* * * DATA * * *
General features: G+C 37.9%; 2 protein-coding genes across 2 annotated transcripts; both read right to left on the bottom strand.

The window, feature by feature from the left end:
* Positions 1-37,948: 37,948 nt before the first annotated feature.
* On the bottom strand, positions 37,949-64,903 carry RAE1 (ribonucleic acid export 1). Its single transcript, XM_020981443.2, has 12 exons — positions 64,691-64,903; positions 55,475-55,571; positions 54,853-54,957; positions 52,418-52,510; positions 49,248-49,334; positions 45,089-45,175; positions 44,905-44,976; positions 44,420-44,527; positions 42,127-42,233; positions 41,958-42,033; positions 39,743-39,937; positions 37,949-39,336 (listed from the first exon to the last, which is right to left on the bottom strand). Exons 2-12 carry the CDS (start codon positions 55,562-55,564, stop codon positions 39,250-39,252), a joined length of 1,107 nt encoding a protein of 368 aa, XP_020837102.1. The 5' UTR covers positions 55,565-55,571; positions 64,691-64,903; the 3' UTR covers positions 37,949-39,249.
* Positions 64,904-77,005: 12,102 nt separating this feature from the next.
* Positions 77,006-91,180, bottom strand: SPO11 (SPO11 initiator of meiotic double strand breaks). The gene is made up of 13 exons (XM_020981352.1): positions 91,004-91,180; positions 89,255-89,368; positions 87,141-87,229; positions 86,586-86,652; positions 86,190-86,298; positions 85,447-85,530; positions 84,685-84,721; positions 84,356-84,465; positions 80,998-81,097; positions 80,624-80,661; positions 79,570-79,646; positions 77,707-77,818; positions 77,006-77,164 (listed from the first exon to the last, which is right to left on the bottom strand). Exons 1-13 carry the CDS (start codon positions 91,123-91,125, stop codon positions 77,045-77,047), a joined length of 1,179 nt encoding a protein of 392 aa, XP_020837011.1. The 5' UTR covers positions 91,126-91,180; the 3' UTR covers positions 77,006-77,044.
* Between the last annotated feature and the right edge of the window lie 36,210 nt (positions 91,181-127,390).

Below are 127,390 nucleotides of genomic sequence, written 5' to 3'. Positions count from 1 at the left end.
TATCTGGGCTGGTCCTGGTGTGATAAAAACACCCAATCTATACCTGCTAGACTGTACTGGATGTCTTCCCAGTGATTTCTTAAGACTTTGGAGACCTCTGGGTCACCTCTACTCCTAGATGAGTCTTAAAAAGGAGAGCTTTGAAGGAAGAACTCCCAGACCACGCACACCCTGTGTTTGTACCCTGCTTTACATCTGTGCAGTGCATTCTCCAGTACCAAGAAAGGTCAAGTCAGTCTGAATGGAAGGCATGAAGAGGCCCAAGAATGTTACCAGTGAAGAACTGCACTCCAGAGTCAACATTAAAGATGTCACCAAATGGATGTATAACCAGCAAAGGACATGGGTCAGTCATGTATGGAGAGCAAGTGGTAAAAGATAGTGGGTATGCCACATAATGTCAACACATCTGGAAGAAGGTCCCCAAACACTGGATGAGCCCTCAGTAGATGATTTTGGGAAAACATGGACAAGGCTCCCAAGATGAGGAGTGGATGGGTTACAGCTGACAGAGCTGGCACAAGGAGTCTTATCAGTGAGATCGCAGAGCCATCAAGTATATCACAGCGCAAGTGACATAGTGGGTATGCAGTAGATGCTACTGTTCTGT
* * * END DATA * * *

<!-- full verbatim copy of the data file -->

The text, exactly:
General features: G+C 37.9%; 2 protein-coding genes across 2 annotated transcripts; both read right to left on the bottom strand.

The window, feature by feature from the left end:
* Positions 1-37,948: 37,948 nt before the first annotated feature.
* On the bottom strand, positions 37,949-64,903 carry RAE1 (ribonucleic acid export 1). Its single transcript, XM_020981443.2, has 12 exons — positions 64,691-64,903; positions 55,475-55,571; positions 54,853-54,957; positions 52,418-52,510; positions 49,248-49,334; positions 45,089-45,175; positions 44,905-44,976; positions 44,420-44,527; positions 42,127-42,233; positions 41,958-42,033; positions 39,743-39,937; positions 37,949-39,336 (listed from the first exon to the last, which is right to left on the bottom strand). Exons 2-12 carry the CDS (start codon positions 55,562-55,564, stop codon positions 39,250-39,252), a joined length of 1,107 nt encoding a protein of 368 aa, XP_020837102.1. The 5' UTR covers positions 55,565-55,571; positions 64,691-64,903; the 3' UTR covers positions 37,949-39,249.
* Positions 64,904-77,005: 12,102 nt separating this feature from the next.
* Positions 77,006-91,180, bottom strand: SPO11 (SPO11 initiator of meiotic double strand breaks). The gene is made up of 13 exons (XM_020981352.1): positions 91,004-91,180; positions 89,255-89,368; positions 87,141-87,229; positions 86,586-86,652; positions 86,190-86,298; positions 85,447-85,530; positions 84,685-84,721; positions 84,356-84,465; positions 80,998-81,097; positions 80,624-80,661; positions 79,570-79,646; positions 77,707-77,818; positions 77,006-77,164 (listed from the first exon to the last, which is right to left on the bottom strand). Exons 1-13 carry the CDS (start codon positions 91,123-91,125, stop codon positions 77,045-77,047), a joined length of 1,179 nt encoding a protein of 392 aa, XP_020837011.1. The 5' UTR covers positions 91,126-91,180; the 3' UTR covers positions 77,006-77,044.
* Between the last annotated feature and the right edge of the window lie 36,210 nt (positions 91,181-127,390).

Below are 127,390 nucleotides of genomic sequence, written 5' to 3'. Positions count from 1 at the left end.
TATCTGGGCTGGTCCTGGTGTGATAAAAACACCCAATCTATACCTGCTAGACTGTACTGGATGTCTTCCCAGTGATTTCTTAAGACTTTGGAGACCTCTGGGTCACCTCTACTCCTAGATGAGTCTTAAAAAGGAGAGCTTTGAAGGAAGAACTCCCAGACCACGCACACCCTGTGTTTGTACCCTGCTTTACATCTGTGCAGTGCATTCTCCAGTACCAAGAAAGGTCAAGTCAGTCTGAATGGAAGGCATGAAGAGGCCCAAGAATGTTACCAGTGAAGAACTGCACTCCAGAGTCAACATTAAAGATGTCACCAAATGGATGTATAACCAGCAAAGGACATGGGTCAGTCATGTATGGAGAGCAAGTGGTAAAAGATAGTGGGTATGCCACATAATGTCAACACATCTGGAAGAAGGTCCCCAAACACTGGATGAGCCCTCAGTAGATGATTTTGGGAAAACATGGACAAGGCTCCCAAGATGAGGAGTGGATGGGTTACAGCTGACAGAGCTGGCACAAGGAGTCTTATCAGTGAGATCGCAGAGCCATCAAGTATATCACAGCGCAAGTGACATAGTGGGTATGCAGTAGATGCTACTGTTCTGT